A group of 137 economists signed an open letter expressing support for the bill; the letter was touted by President Trump, House Speaker Paul Ryan and the Senate Finance Committee as support for the legislation among economists. Upon closer examination of signatories, it was discovered that a number of the signatories were not economists, that several who are listed as currently employed were in fact retired, one signatory did not recall having signed the letter and another signatory did not appear to exist. A group of nine economists (largely from the Reagan and Bush administrations) wrote a letter which estimated 3 percent growth from the reduction in the corporate tax rate within a decade; the letter was challenged by Harvard economists Larry Summers and Jason Furman (both served in the Obama administration), and the nine economists appeared to back off from their original claims.
In November 2017, Senator Lindsey Graham (R–SC) said that “financial contributions will stop” flowing to the Republican Party if tax reform is unable to be passed. This echoed comments by Representative Chris Collins (R–NY), who said, “My donors are basically saying ‘get it done or don’t ever call me again.'”
It was introduced in the United States House of Representatives on November 2, 2017 by Congressman Kevin Brady, Republican of Texas. On November 9, 2017, the House Ways and Means Committee passed the bill on a party-line vote, advancing the bill to the House floor. The House passed the bill on November 16, 2017, on a mostly-party line vote of 227–205. No Democrat voted for the bill, while 13 Republicans voted against it. On the same day, companion legislation passed the Senate Finance Committee, again on a party-line vote, 14–12. On November 28, the legislation passed the Senate Budget Committee, again on a party-line vote. On December 2, the Senate passed its version by 51–49, with Bob Corker being the only Republican not to vote in support of the bill.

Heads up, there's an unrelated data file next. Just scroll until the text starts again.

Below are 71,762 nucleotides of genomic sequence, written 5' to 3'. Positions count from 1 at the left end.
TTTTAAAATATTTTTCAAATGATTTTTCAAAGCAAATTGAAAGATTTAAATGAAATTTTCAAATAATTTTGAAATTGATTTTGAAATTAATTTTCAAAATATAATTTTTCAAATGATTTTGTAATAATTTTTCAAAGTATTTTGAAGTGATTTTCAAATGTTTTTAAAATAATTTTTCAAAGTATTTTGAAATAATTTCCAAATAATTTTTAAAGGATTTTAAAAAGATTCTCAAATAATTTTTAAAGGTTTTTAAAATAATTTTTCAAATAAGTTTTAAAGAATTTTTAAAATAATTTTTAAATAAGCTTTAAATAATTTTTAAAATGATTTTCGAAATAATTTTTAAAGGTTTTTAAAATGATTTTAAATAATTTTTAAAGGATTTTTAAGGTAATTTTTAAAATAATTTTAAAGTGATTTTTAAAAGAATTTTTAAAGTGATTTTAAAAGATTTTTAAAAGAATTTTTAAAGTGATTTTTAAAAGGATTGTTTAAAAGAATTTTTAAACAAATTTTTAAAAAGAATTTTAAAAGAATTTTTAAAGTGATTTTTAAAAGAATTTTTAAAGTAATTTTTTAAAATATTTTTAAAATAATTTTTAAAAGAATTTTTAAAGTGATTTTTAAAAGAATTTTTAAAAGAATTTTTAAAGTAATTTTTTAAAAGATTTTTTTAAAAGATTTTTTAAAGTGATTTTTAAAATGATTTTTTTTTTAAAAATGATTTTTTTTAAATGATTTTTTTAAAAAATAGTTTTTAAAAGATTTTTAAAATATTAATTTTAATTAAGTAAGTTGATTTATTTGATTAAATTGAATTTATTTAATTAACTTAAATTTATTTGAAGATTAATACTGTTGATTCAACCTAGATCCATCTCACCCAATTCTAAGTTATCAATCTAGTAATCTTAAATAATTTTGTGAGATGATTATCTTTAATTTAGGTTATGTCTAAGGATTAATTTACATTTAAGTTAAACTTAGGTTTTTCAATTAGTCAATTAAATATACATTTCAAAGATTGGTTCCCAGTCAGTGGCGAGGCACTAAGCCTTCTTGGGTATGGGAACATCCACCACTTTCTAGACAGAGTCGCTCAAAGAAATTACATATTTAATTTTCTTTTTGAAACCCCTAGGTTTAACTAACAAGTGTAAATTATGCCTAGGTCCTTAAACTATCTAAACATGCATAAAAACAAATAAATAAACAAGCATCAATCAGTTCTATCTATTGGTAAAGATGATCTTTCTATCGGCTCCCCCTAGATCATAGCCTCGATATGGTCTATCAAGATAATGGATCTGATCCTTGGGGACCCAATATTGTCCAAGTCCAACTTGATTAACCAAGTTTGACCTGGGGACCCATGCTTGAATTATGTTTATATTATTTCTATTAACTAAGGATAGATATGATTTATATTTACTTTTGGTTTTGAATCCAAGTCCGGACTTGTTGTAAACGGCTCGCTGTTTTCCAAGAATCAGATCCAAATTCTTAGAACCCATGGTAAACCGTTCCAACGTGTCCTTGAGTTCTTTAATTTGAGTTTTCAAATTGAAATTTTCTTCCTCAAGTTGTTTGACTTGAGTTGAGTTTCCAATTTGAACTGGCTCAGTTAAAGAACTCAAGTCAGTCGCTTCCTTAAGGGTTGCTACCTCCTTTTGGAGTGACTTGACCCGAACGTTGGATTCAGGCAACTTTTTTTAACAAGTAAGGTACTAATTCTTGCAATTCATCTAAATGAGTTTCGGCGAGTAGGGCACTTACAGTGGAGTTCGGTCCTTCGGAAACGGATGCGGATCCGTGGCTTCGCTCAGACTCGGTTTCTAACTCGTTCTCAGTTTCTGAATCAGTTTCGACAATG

The benefits of the individual tax cuts fade over time, so the Senate can attempt to pass the bill with only 51 votes under the budget reconciliation process. This is specifically to comply with the Byrd Rule, which allows Senators to block legislation if it would increase the deficit significantly beyond a ten-year term.
House of Representatives
|Party||Votes for||Votes against||Not voting/Absent|
|Total (434)[nb 1]||227||205||2|
|Party||Votes for||Votes against||Not voting/Absent|
The final version of the bill initially passed in the House of Representatives by a vote of 227–203 on December 19, 2017.In the December 19 vote, the same Republicans who voted against the original House bill still voted against it, with the exception of Tom McClintock. However, several provisions of the bill violated the Senate’s procedural rules, causing the need for the House of Representatives to re-vote with the provisions removed. On December 20, the Senate passed the bill by a party-line vote of 51–48. On the same day, the House of Representatives re-voted on the bill and passed it by a vote of 224–201.